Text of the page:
Concert Reviews

Over the Weekend: The Buckingham Squares at the Mercury Cafe

The Buckingham Squares • Receiver
Voodoo Stingray • The Nuns of Brixton •
03.13.10 | Mercury Cafe

Maybe actually wearing nun habits as part of the stage costume is a gimmick, but for The Nuns of Brixton, it left an impression. As the name implies, the Nuns are a Clash cover band. Instead of going through the motions, though, they really went into each song, with Jim Yelenick performing with his usual fervor. The act was actually pretty convincing despite looking utterly ridiculous.

Voodoo Stingray, up next, includes former members of The Pink. The act had kind of eclectic roots sound akin to bands like the Gun Club, Wipers and X, which folks plenty fired up, cheering and dancing. If Del Shannon punked things up a lot more, his songs might've sounded like this. The quarter brought a lot of personality and variety to the kind of music that could otherwise be of a piece. After performing a bracing version of The Pink's "TV Man," the group closed with "Remember."

Not many people seemed to know much about the band Receiver, but when the four guys kicked into their set, there really was no ignoring them. The performance recalled the sort of punk you'd hear out of Denver about a decade ago, the rambunctious, vital, rootsy, garage punk that was once in vogue. Toward the end of its set, Receiver brought Ned Grant to the stage. Apparently they were in a band together called The Butt Corks in 1979, when they played at Jesus Saves with The Frantix -- which was that band's first show. Grant fronted the band for a rendition of "What Love Is," a song that gave the whole unit a darker edge.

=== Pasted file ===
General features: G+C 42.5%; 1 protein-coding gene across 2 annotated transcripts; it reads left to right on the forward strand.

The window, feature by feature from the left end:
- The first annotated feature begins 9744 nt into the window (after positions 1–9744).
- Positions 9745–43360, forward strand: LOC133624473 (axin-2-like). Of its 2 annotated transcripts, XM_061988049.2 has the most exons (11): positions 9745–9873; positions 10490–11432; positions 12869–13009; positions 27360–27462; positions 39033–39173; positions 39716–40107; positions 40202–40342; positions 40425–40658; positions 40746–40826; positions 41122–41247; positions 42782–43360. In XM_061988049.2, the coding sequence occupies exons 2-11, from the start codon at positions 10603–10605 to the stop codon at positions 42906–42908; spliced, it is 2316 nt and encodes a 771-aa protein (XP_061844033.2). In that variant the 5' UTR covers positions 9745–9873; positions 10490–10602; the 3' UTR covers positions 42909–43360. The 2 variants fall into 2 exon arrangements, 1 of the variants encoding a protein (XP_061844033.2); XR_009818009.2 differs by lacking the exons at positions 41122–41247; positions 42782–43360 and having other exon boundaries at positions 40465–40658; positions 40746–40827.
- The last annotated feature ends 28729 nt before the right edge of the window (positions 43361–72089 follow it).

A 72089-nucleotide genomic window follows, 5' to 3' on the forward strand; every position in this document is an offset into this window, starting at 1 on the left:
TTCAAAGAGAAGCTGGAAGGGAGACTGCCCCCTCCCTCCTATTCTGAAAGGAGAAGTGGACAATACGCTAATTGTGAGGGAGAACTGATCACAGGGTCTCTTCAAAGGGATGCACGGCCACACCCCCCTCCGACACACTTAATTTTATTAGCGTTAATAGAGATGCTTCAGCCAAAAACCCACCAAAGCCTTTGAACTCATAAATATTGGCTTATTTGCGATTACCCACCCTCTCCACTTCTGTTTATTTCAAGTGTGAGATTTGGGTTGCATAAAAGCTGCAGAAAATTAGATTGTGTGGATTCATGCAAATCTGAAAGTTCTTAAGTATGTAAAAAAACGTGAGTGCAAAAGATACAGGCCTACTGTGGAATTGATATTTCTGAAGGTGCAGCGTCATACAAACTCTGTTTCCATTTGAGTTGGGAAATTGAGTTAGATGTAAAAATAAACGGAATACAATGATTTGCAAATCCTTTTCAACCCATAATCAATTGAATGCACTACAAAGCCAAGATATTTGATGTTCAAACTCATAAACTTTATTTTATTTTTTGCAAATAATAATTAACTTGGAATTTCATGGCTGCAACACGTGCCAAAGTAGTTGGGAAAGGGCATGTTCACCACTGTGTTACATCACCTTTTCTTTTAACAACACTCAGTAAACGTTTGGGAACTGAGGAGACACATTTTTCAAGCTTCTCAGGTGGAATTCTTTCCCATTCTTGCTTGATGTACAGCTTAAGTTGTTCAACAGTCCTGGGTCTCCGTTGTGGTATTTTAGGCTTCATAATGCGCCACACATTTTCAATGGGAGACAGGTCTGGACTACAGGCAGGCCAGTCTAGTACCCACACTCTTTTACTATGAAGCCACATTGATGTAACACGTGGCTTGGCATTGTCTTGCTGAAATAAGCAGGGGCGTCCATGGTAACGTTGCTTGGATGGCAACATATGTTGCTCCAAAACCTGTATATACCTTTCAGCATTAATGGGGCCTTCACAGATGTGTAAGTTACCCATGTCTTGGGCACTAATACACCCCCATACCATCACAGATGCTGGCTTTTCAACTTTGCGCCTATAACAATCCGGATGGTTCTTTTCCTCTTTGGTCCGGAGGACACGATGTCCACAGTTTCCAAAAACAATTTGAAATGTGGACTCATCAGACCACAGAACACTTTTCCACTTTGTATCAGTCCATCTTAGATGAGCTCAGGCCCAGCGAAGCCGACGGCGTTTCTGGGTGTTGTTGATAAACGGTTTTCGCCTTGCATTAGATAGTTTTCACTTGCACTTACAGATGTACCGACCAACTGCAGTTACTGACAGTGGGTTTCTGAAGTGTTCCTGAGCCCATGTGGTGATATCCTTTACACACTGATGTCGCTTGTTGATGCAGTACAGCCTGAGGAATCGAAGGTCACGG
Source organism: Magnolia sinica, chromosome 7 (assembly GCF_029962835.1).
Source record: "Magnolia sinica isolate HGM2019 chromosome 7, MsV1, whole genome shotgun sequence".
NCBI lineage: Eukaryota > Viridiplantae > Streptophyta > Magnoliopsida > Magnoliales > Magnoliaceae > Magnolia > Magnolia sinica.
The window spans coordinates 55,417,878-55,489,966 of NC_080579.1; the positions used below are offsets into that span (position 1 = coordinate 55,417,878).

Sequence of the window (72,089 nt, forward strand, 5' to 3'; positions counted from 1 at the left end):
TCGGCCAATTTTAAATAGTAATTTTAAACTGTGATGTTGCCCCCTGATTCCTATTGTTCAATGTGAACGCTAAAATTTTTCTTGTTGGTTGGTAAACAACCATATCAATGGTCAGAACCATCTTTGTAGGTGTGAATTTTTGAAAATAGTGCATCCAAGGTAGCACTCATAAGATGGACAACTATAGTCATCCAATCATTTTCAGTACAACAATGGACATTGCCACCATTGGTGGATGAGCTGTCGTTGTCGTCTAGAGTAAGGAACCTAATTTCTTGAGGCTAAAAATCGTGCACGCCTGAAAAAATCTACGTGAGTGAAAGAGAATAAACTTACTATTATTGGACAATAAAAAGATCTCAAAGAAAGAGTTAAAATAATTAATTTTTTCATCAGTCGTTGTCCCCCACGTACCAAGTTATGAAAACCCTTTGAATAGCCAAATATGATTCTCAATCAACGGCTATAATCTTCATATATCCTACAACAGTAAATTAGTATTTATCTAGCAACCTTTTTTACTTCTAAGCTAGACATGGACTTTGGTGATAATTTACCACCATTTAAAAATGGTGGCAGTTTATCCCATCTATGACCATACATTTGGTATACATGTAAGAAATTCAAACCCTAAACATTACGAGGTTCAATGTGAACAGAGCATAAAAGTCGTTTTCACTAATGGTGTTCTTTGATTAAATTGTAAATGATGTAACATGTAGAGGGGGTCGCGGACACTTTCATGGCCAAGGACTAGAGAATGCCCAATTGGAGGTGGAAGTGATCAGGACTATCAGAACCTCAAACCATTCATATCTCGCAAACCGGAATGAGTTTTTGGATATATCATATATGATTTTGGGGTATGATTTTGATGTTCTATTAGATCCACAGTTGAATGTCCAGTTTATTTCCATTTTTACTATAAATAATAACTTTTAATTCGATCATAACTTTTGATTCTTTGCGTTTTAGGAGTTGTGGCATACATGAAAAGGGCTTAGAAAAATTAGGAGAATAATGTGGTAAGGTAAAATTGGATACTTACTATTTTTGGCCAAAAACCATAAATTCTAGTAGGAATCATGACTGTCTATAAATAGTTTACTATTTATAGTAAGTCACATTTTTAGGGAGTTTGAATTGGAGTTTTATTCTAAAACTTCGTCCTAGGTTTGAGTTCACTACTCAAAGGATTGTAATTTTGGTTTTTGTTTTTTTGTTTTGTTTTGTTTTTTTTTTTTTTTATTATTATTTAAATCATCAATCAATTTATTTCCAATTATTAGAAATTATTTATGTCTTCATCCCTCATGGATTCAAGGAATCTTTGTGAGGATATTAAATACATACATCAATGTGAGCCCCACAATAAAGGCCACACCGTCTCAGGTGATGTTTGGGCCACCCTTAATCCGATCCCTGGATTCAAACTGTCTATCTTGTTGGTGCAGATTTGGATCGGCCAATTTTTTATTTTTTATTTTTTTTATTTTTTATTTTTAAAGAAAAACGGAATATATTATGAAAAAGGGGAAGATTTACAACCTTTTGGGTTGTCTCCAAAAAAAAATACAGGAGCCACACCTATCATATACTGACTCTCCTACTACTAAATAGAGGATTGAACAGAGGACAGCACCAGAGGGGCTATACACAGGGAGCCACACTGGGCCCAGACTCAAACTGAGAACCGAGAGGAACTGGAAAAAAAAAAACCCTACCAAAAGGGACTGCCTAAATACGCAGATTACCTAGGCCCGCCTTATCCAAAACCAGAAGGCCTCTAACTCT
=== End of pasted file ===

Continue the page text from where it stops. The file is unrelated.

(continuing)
When The Buckingham Squares were setting up, plenty of people were whistling and cheering in anticipation. By the time the sextet was ready to play its first song, a cover of The Creation's "Makin' Time," the whole area in front of the stage was crowded with people a dancing throng. The Squares' set was comprised almost entirely of obscure covers of '60s garage rock bands.

And the Squares, which features Matt Bischoff and Ricky Kulwicki of the Fluid, were playing for keeps. The songs didn't just sound good, they sounded real, like the band had a personal stake in the material and not just in its execution. This is exactly how this sort of music was meant to be experienced: Raw, loud and without the instrumentation losing its power in the recording process. The Squares closed with "Do You Remember Rock & Roll Radio?" by The Ramones and back to back covers of The Osmonds' "Crazy Horses" and "Search and Destroy" by The Stooges.

CRITIC'S NOTEBOOK Personal Bias: Any opportunity to see Matt Bischoff and Ricky Kulwicki (among others) play is worth taking. Random Detail: Ran into Kelly Knudsen of The Speedholes as well as Jim Hucks. By the Way: Dolly Zander was dancing to all of the bands, and Sherri Hern was filming much of The Buckingham Squares' set.

The Buckingham Squares Set List | 03.13.10 | Mercury Cafe

01. "Making Time" - The Creation 02. "Sorry" - The Easybeats 03. "Come On" - The Chocolate Watch Band 04. "It's My Pride" - The Guess Who 05. "Leave My House" - The Modds 06. "1-2-5" - The Haunted 07. "Ain't No Friend of Mine" - The Sparkles/The Tribe 08. "Midnight to Six" - The Pretty Things 09. "Baby What's Wrong" - The Cynics 10. "Lucifer Sam" - Pink Floyd 11. "Suicidal Flowers" - Crystal Chandelier 12. "7 and 7 Is" - Love 13. "How Does It Feel" - The Creation/The Godfathers 14. "Feathered Fish" - The Verge 15. "Gypsy Woman" - Allusions 16. "No Good Woman" - The Tree 17. "I Need You" - The Kinks/GONN 18. "Rowed Out" - The Eyes 19. "Can't Seem to Make You Mine" - The Seeds 20. "Do You Remember Rock and Roll Radio?" - The Ramones

- Encore -

21. "Crazy Horses" - The Osmonds 22. "Search and Destroy" - The Stooges

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Tom Murphy is a writer, visual artist and musician from Aurora, Colorado. He was a prolific music writer for Westword and a documenter of the Denver music scene.